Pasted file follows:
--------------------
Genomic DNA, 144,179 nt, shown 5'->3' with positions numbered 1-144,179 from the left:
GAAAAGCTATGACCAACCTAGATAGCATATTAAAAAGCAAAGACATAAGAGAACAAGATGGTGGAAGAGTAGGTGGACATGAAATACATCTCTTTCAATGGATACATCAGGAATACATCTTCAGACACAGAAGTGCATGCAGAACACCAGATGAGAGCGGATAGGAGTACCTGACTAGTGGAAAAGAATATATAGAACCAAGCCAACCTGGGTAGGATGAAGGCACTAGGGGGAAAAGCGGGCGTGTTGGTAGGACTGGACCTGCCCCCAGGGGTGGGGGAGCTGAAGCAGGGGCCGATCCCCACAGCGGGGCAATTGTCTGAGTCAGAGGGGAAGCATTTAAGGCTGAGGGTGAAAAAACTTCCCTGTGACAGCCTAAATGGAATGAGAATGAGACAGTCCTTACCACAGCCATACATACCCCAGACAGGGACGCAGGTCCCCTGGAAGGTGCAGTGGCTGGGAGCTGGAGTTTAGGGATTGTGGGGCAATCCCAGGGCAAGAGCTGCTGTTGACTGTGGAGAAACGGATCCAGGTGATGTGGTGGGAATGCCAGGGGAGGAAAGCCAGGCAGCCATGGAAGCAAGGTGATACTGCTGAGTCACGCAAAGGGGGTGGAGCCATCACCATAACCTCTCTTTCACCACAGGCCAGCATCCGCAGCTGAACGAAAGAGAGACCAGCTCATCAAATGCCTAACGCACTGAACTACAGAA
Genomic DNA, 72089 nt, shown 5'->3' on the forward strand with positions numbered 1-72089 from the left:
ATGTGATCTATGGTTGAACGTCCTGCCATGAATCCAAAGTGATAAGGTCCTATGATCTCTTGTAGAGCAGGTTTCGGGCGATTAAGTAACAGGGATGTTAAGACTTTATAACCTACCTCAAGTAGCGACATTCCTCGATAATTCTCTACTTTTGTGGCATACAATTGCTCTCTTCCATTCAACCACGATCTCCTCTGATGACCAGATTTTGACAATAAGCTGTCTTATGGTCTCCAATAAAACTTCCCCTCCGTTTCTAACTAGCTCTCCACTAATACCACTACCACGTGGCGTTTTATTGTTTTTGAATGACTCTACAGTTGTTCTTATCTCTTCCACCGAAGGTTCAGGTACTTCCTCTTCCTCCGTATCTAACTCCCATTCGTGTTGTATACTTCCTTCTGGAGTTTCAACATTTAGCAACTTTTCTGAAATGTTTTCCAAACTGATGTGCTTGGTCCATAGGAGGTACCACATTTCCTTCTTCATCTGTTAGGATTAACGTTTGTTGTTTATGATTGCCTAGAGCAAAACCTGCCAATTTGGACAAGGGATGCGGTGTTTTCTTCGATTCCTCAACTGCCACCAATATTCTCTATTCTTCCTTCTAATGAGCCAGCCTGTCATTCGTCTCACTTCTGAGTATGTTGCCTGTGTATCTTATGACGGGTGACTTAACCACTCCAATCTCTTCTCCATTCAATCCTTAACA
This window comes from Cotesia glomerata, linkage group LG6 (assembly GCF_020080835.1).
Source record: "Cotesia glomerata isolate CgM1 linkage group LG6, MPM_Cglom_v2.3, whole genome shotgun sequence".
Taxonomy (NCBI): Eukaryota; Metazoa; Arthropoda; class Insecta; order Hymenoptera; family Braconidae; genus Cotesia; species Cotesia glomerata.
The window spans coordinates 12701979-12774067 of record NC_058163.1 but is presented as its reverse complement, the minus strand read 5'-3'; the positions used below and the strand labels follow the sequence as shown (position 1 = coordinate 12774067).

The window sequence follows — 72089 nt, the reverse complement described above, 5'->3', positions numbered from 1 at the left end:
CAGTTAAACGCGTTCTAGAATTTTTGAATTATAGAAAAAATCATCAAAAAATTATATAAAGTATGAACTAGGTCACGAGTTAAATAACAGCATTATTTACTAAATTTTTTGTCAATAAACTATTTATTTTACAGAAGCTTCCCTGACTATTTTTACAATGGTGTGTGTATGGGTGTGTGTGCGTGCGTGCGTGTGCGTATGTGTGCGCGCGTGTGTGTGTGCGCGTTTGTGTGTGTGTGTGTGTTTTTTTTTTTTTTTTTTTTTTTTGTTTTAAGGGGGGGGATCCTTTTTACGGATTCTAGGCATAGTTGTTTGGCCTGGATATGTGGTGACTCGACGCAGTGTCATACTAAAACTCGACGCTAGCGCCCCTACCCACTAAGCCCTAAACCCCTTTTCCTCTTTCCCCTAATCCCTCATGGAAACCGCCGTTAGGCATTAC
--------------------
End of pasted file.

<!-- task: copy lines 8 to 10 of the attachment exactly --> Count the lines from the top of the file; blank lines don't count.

The window spans coordinates 12701979-12774067 of record NC_058163.1 but is presented as its reverse complement, the minus strand read 5'-3'; the positions used below and the strand labels follow the sequence as shown (position 1 = coordinate 12774067).

The window sequence follows — 72089 nt, the reverse complement described above, 5'->3', positions numbered from 1 at the left end:
CAGTTAAACGCGTTCTAGAATTTTTGAATTATAGAAAAAATCATCAAAAAATTATATAAAGTATGAACTAGGTCACGAGTTAAATAACAGCATTATTTACTAAATTTTTTGTCAATAAACTATTTATTTTACAGAAGCTTCCCTGACTATTTTTACAATGGTGTGTGTATGGGTGTGTGTGCGTGCGTGCGTGTGCGTATGTGTGCGCGCGTGTGTGTGTGCGCGTTTGTGTGTGTGTGTGTGTTTTTTTTTTTTTTTTTTTTTTTTGTTTTAAGGGGGGGGATCCTTTTTACGGATTCTAGGCATAGTTGTTTGGCCTGGATATGTGGTGACTCGACGCAGTGTCATACTAAAACTCGACGCTAGCGCCCCTACCCACTAAGCCCTAAACCCCTTTTCCTCTTTCCCCTAATCCCTCATGGAAACCGCCGTTAGGCATTAC